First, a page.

79 Seiten, geheftet mit Schutzumschlag, The Chess Player, 1. Auflage 2001
Aus der Reihe »Rare and Unpublished Tournaments«
Chess Olympiads for the Hamilton Russell Cup, held every other year, are among the most popular of chess events, and this is where it all began.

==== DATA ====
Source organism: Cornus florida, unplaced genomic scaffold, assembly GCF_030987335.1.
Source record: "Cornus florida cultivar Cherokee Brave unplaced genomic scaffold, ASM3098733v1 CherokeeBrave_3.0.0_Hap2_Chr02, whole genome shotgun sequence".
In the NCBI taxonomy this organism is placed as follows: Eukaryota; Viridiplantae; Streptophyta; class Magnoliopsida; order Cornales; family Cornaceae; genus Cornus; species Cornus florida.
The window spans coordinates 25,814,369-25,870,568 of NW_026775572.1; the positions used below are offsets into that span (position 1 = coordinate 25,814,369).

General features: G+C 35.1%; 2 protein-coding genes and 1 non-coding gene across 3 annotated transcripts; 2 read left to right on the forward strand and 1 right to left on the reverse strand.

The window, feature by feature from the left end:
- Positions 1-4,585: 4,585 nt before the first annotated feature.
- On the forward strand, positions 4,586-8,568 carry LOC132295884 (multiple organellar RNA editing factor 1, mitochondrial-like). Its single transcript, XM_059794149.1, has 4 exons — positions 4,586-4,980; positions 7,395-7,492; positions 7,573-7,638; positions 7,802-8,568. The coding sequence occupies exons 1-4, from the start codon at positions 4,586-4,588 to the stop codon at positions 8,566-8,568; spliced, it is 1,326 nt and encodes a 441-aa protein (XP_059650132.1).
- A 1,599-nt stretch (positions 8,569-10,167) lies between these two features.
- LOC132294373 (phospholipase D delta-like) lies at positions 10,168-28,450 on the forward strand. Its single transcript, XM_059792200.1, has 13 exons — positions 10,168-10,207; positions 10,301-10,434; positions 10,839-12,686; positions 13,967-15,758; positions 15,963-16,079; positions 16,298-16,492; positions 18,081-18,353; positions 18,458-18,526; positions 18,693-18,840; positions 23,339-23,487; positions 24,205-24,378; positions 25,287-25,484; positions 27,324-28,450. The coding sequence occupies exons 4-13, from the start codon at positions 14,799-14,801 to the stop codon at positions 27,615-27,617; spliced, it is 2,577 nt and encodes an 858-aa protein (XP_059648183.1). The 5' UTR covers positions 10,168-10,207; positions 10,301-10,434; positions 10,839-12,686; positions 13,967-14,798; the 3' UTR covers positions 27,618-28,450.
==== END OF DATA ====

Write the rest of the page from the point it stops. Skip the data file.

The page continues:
During its inaugural congress at Paris in 1924 the Federation Internationale des Echecs (FIDE) ran a number of tournaments. Perhaps because all of this happened in the same city and at the same time as the Olympic Games, the results were also calculated by nationality to produce a kind of league table of the nations. It was meaningless as a competition. There were between one and four players from each country, and they could be pitted against their own nationals. In any case, most of them were there as negotiating delegates rather than players. Even so, there was a lively response. Some of the tower-placed nations stressed that their teams' were without any official status, other countries protested at being excluded. Germany and Austria were not invited, perhaps because it was too soon after the end of the First World War. The USSR was not there either, but two exiles played as Russians. FIDE was formally constituted at Zurich in 1925, and at its next congress, Budapest 1926, ran a team tournament, over four boards, between four countries. It was announced that the Hon. F.G. Hamilton Russell had donated a cup for the international team tournament to be held the following year in London.